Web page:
In 1931 Ding Ling’s lover and father of her infant son, the left-wing poet Hu Yepin, was arrested and executed by the Guomindang. This tragedy hastened Ding Ling’s political radicalisation and she assumed the editorship of the left-wing literary journal the Big Dipper, which published a serialised version of her novella, Flood, hailed by the CCP as quintessential example of the genre of proletarian fiction. In 1933 Ding Ling was arrested by the GMD and placed under house arrest, although she managed to escape her captors with the help of the CCP in 1936. Throughout the 1940s she continued to publish essays and stories and in 1946 published her only completed novel, The Sun Shines on the Sanggan River.

After the formation of the PRC in 1949 Ding Ling assumed an influential role in shaping cultural policy and bureaucracy. In 1954, however, she herself became a target of criticism and was branded a rightist and exiled with her husband to a state farm in Heilongjiang province for 13 years. After being arrested in 1970 she was imprisoned and kept in solitary confinement for another five years. Her rightist label was officially removed in 1978 and she then resumed her writing career. In 1980 Ding Ling’s party membership and official position were restored, and in 1984 her reputation was fully rehabilitated by the Party. Ding Ling died on 4 March 1986.


Giquel, Prosper Marie (1835-1885)

A graduate of the French naval academy, Giquel first travelled to Canton in 1857 to take part in the Anglo-French assault on China known as the Arrow War (or Second Opium War). When the conflict was over Giquel was offered a position in the Imperial Maritime Customs Service by then-Inspector General Horatio Nelson Lay. He accepted and took up the post of Ningbo Commissioner in 1861. After the Taipings captured Ningbo in December that year Giquel left the city to co-ordinate the Anglo-French campaign against the rebels at Shanghai, later returning to Ningbo to organise the force which would eventually become the Ever-Triumphant Army. Giquel resigned from his position in the Customs in November 1866 and went on to occupy several important positions as adviser to the Chinese state. Between 1867 and 1874, for example, he served as European director of the Fuzhou Shipyard project under the imperial commissioner, Shen Pao-chen. From the mid 1870s Giquel became increasingly involved in international diplomacy, serving as adviser during the ‘Taiwan crisis’ in 1874 and during the ‘Ili crisis’ in 1881. He ended his China career by helping to attempt to bring an end the Sino-French war in Indochina, 1883-85.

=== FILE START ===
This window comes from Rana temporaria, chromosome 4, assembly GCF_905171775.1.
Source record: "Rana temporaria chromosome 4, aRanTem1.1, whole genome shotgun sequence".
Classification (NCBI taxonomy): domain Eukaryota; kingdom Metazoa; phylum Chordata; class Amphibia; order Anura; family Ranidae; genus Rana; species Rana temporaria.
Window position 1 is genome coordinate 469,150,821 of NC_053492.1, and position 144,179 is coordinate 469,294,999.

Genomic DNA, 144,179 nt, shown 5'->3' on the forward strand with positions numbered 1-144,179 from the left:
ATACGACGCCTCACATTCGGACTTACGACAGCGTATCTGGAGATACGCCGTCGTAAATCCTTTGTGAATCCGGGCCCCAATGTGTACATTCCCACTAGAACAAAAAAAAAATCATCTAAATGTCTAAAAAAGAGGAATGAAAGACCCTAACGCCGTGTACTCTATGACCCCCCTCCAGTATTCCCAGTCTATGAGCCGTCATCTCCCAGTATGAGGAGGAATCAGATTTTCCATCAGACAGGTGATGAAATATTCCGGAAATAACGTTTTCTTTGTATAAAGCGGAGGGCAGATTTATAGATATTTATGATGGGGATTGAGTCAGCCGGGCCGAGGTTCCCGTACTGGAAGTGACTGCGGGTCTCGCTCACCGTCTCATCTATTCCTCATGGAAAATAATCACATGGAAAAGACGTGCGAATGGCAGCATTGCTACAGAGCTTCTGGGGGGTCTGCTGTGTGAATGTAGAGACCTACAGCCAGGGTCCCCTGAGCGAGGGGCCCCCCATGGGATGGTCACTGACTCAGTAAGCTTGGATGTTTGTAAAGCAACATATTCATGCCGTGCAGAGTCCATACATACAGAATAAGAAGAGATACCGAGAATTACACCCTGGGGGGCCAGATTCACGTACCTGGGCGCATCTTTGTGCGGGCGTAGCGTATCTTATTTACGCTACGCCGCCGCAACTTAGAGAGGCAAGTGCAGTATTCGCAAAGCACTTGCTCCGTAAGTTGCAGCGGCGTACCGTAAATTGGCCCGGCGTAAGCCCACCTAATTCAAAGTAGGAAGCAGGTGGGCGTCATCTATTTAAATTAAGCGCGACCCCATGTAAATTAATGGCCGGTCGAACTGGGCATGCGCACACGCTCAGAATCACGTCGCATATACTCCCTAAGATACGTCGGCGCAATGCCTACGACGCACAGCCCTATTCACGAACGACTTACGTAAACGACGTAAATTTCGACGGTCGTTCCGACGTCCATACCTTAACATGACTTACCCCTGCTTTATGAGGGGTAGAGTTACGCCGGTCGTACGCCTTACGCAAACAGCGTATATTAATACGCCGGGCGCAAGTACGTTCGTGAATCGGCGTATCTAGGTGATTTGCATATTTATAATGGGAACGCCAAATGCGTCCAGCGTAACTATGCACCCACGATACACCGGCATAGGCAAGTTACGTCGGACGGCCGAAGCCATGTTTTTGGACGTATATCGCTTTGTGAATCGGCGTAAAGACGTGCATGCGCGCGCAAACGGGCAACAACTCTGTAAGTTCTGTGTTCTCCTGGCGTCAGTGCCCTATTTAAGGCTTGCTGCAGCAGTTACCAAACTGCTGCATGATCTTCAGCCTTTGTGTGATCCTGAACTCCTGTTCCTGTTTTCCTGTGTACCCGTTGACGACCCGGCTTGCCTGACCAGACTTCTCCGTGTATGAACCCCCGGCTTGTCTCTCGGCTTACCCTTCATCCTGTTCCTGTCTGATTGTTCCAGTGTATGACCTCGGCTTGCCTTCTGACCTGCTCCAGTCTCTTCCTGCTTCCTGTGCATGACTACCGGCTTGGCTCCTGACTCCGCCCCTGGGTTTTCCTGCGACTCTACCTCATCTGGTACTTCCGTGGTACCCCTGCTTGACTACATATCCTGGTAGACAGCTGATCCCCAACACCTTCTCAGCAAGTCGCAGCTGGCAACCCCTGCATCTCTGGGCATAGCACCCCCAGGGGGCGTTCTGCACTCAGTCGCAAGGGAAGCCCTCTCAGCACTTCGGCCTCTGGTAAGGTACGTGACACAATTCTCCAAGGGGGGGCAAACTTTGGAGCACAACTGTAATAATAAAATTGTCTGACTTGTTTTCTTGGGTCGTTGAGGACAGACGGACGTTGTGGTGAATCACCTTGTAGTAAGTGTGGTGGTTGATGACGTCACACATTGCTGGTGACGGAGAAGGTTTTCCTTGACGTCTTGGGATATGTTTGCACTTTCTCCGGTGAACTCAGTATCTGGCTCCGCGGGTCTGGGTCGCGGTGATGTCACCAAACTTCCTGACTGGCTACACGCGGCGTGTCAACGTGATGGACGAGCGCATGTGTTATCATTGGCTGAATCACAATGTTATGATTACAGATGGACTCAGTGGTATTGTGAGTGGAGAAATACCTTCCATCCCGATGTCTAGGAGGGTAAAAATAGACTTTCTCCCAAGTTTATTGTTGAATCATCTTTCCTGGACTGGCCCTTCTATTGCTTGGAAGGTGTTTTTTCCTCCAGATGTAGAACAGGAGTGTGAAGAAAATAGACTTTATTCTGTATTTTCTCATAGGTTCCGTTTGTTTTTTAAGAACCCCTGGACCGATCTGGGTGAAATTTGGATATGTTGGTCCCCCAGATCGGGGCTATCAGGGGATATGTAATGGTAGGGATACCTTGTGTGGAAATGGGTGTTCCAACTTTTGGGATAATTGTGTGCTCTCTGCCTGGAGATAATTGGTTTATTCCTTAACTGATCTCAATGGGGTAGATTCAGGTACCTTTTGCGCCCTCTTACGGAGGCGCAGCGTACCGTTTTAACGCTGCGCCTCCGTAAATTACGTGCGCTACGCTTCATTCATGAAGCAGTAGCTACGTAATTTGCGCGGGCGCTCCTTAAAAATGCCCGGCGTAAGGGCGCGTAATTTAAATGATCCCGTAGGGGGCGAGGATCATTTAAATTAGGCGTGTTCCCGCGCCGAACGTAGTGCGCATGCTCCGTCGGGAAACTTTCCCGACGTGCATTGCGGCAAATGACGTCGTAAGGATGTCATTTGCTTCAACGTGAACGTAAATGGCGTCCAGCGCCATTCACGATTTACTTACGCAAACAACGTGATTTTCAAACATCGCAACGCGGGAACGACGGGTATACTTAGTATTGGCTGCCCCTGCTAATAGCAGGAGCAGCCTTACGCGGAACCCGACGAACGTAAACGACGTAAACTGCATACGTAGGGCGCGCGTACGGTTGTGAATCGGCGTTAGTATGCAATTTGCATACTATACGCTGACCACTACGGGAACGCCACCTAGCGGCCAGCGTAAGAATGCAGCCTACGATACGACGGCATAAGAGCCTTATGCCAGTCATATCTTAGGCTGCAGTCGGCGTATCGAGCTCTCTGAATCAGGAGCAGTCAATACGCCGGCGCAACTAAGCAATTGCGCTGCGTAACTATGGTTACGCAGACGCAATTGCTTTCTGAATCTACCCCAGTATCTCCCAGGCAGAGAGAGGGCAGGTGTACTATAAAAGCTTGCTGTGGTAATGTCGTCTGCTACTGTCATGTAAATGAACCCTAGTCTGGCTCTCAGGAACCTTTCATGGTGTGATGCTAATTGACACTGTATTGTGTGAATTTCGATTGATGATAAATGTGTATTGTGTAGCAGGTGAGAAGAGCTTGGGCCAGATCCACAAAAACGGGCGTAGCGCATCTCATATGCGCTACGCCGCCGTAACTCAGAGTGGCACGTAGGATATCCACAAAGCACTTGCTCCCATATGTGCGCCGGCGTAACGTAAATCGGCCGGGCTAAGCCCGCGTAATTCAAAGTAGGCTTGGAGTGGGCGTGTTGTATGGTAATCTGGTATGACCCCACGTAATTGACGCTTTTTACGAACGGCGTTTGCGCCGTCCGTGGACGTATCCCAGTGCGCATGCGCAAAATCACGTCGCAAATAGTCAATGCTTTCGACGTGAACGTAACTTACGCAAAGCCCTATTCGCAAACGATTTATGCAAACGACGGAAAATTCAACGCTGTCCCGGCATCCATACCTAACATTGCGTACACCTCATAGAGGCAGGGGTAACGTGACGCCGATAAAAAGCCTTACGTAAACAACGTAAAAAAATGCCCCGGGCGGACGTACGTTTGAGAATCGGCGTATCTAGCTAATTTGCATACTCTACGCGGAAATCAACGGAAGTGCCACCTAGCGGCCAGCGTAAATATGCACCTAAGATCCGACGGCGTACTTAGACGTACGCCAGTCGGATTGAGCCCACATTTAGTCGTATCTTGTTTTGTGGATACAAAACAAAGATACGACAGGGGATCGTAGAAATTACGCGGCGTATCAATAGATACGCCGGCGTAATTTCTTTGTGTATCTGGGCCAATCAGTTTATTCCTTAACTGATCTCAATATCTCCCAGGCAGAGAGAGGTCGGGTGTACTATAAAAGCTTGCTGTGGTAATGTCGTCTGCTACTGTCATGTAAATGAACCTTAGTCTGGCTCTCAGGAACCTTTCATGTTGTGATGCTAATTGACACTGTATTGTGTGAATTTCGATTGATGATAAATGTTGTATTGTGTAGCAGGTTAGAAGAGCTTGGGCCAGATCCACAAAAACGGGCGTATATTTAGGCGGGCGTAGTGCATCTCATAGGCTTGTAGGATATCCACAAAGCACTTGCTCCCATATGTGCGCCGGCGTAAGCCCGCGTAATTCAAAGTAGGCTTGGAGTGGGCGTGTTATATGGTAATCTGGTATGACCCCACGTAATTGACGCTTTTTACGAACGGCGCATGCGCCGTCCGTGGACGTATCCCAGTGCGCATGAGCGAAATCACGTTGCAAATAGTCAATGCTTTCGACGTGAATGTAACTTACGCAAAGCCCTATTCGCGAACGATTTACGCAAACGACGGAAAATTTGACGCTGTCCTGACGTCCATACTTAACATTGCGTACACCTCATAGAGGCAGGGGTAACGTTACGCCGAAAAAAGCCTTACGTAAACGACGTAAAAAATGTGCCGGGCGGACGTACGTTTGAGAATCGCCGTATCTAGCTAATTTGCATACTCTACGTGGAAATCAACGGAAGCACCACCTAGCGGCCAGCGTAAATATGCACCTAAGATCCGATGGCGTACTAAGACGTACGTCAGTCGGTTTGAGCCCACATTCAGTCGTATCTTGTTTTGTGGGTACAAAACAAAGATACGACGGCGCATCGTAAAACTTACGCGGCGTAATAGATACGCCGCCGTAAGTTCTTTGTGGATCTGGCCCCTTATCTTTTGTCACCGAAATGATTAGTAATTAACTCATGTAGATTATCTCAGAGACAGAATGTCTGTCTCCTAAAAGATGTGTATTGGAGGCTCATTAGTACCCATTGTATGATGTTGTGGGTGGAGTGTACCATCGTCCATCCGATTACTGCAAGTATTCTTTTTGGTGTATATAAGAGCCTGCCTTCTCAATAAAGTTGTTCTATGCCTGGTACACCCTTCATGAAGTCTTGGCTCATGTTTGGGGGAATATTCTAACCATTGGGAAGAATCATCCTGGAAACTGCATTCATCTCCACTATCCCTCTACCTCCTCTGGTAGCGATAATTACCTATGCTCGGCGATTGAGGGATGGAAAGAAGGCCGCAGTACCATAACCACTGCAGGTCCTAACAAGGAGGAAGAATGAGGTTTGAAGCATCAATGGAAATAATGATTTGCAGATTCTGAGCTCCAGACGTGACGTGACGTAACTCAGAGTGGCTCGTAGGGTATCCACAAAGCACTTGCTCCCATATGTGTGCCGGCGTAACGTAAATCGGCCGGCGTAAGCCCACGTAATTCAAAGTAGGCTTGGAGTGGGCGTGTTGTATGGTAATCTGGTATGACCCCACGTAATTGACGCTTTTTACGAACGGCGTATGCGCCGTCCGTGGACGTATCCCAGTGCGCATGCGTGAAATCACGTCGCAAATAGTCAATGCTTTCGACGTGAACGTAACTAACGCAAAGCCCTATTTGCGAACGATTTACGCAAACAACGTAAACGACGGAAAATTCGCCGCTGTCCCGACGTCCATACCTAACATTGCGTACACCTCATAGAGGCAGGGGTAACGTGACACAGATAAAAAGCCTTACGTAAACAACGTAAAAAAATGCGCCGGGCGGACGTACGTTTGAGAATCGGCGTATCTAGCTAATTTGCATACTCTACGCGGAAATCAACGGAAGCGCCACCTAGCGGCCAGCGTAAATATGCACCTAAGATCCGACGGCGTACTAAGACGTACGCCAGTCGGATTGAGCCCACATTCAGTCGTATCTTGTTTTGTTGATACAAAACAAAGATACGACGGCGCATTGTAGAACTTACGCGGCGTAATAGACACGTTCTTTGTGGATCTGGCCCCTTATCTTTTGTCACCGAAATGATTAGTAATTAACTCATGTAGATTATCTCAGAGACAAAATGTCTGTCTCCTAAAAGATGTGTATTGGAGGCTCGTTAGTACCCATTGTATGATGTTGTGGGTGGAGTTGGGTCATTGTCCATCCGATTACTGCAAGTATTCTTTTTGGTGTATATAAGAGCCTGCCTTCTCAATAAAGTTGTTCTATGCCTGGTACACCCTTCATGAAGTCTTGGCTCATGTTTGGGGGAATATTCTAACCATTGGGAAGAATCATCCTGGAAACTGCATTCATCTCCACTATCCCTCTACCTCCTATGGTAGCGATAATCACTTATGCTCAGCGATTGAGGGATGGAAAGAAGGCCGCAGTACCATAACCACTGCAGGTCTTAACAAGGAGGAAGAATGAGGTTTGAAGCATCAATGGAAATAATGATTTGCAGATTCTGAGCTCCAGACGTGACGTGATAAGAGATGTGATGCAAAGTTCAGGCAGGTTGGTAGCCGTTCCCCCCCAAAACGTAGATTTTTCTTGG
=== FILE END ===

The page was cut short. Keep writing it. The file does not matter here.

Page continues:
Jardine, William (1784-1843)

Merchant William Jardine was born on 24 February 1784 near Lochmaben, Dumfriesshire. He studied medicine at Edinburgh University, graduating from the Edinburgh Royal College of Surgeons in 1802. In the same year Jardine joined the East India Company as a ship surgeon and travelled to India. Whilst employed by the East India Company Jardine engaged in some private trade and in 1817 he resigned from the Company and began a full time career as a ‘country trader’ engaged in the triangular trade between China, India and Britain.

Jardine resided in Canton between 1820 and 1839. Here he became a successful agent for opium merchants in India, leading to his becoming a partner in Magniac & Co. in 1925. James Matheson, who Jardine had met in Bombay in 1920, soon joined him in the firm and in 1932 it was reconstituted as Jardine, Matheson & Co. Jardine, Matheson & Co. soon became the most successful and influential foreign trading firm in Canton, profiting in particular from the illegal up-country opium trade in China. Jardine left Canton for London in 1939 just before the outbreak of the Opium War. In London he lobbied Palmerston for intervention on behalf of foreign opium merchants in China.

During the war Jardine also joined the London banking firm of Magniac, Smith & Co., which handled London business for foreign merchants in China, and he was elected to parliament as the Whig candidate for Ashburton, Devon. In 1841 he purchased the estate of Lanrick in Perthshire. He died in London on 27 February 1843 after a long illness. The firm of Jardine’s still operates in China today.